The most common misconception about religious people is that they’re soppy – spineless pushovers who would never stand up for themselves. But a cursory glance through the Bible reveals the exact opposite – the Jews and the early Christians were brave, strong and heroic. The women of the Bible were no exception, and though they are less famous than their male counterparts, they are no less admirable. So, brace yourself for tales of death, war and intrigue in our Top 10 Awesome Women of the Bible.
Rebekah is almost a perfect model of an Old Testament woman – she is “fair” to look at, not shy about speaking to strangers and hospitable. When Isaac is looking for a wife, it is Rebekah that catches his eye, while drawing water. They fall in love – an unusual occurrence in a society of arranged marriages – and she bears him twin boys. She is described as shrewd and intelligent as well as being beautiful, and her intelligence is shown in her dealings with the king of the the land that she and Isaac settle in. She also makes wise decisions about which of her twins would be best placed to take over from Isaac – studious Jacob rather than the slightly older Esau, who had a quick temper. True, she uses slightly dubious methods to ensure Jacob’s succession, but she did it for the right reasons. A good role model for the future mothers of Israel.
And one of the future mothers of Israel was Rebekah’s daughter-in-law Rachel – in fact, she is an official “Mother of Israel”, one of four that is remembered in “Echad Mi Yodea“, a Jewish song sung at Passover. Rachel married Jacob, in another love story but this one was anything but straightforward. Jacob fell in love with her, but her father Laban (also Rebekah’s brother – but that kind of thing was acceptable back then) made Jacob work for seven years before being allowed to marry his daughter. Then, in a masterstroke of trickery, Laban presented Jacob with a be-veiled bride, who he married and seduced before it was revealed that…ta-da! It was Rachel’s sister Leah!
So, Jacob had to work for another seven years before being allowed to marry Rachel as well (again, it was acceptable back then) – that’s clearly how awesome this woman was. Pity she died in childbirth with Jacob’s twelfth son, Benjamin. She was remembered as Jacob’s favourite wife, and her tomb is still a landmark today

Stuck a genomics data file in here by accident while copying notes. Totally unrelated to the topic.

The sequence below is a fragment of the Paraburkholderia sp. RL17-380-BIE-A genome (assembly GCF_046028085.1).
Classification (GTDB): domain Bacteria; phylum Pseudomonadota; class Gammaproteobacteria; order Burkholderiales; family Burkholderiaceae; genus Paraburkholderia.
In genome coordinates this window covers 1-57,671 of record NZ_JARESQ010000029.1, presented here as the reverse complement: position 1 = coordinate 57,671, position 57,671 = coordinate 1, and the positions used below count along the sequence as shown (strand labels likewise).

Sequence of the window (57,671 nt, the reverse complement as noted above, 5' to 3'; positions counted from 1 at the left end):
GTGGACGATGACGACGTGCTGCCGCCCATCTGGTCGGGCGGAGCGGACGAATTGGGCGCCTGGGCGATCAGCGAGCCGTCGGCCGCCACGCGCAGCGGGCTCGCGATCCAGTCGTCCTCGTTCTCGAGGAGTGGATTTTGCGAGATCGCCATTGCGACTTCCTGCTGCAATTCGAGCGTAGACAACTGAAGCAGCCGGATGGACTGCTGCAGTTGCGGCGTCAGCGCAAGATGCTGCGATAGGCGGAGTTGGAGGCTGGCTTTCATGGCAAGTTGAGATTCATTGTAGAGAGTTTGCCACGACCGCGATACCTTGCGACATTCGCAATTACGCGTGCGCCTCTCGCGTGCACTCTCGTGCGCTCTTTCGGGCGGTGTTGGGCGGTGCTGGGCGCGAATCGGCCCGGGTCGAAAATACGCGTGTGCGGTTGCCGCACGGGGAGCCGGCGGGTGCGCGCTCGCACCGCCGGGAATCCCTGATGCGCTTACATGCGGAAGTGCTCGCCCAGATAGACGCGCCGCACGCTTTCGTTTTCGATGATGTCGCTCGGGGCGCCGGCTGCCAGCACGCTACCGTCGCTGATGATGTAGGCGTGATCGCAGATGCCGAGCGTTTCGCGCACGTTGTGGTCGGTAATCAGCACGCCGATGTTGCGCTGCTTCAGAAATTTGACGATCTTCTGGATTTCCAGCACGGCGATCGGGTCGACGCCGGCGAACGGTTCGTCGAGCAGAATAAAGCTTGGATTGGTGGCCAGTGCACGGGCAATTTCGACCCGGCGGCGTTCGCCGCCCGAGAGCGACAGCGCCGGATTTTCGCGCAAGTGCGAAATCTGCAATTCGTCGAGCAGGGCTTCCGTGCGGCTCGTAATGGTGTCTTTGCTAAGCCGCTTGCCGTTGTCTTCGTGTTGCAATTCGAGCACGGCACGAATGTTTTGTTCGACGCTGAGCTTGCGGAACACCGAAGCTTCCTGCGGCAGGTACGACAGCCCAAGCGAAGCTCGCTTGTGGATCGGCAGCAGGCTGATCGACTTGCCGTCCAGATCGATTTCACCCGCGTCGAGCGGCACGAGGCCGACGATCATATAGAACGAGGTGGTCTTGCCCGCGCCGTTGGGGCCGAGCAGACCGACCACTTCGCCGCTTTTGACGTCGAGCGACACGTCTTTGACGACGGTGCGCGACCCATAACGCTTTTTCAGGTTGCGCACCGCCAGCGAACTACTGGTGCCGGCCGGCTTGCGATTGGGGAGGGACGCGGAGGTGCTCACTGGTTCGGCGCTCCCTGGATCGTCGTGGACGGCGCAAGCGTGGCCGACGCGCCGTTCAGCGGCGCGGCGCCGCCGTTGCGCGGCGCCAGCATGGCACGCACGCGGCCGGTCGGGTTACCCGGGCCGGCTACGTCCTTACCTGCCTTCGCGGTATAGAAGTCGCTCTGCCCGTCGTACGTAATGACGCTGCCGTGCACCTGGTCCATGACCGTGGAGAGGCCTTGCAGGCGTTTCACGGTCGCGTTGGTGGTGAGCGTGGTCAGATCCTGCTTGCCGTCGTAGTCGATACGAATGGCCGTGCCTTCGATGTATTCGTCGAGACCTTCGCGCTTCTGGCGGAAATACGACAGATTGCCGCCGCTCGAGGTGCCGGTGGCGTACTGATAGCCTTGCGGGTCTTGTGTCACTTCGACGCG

Mother-in-laws generally get a bad press, but if you’re one of Naomi’s daughter-in-laws you’d count yourself pretty lucky. Of course, having your husband die young so that you have no-one but your mother-in-law to rely on isn’t so lucky and that’s the situation that Ruth and Orpah both found themselves in. When Naomi’s sons both died unexpectedly, she decided to go back to her home in Bethlehem and leave her widowed daughter-in-laws behind in Moab. But Ruth decided to go with Naomi and eventually found work in the field of a man called Boaz. Naomi engineered a plan where Boaz fell in love with Ruth, thus ensuring financial security for all of them. A nice mother-in-law and clever with it.
Of all the tough gigs in the Bible, being the sister of Moses must be one of the worst. Wandering through the wilderness, following your little brother’s every command and developing a kind of leprosy if you dared to question it. But Miriam coped with it all, and more. It was her that saved Moses’ life as a baby, when she hid him in the reeds of the River Nile so that the Pharoah wouldn’t have him killed (at the time, all the male Hebrew babies were being drowned at birth on the Pharoah’s orders). Not only did her actions save his life, she also arranged for their mother to act as his wet nurse, when the baby was found by the Pharoah’s daughter. That’s some smart thinking.
Miriam later performed a famous song of celebration after the Israelites successfully crossed the Red Sea and she was a prophetess, who heard from God as readily as Moses did. That didn’t stop her questioning Moses’ marriage to a Cushite woman, at which point God gave her a bit of a telling-off and a case of the 7-day-leprosy. When she recovered, she followed her brother for the rest of her life, so she clearly didn’t hold a grudge. A smart and loyal woman indeed.
Another woman who was intelligent as well as beautiful. Abigail was the wife of Nabal, who offended King David. King David was enraged and wanted to kill Nabal, but Abigail managed to calm him down by offering him hospitality and telling him he didn’t want to “have on his conscience the staggering burden of needless bloodshed”. Nabal was soon struck down by God and David took Abigail as his own wife. So, it worked out well for her…not so well for Nabal! Abigail is also said to be prophetic and faithful, as well as wise and beautiful. A worthy queen for a great king.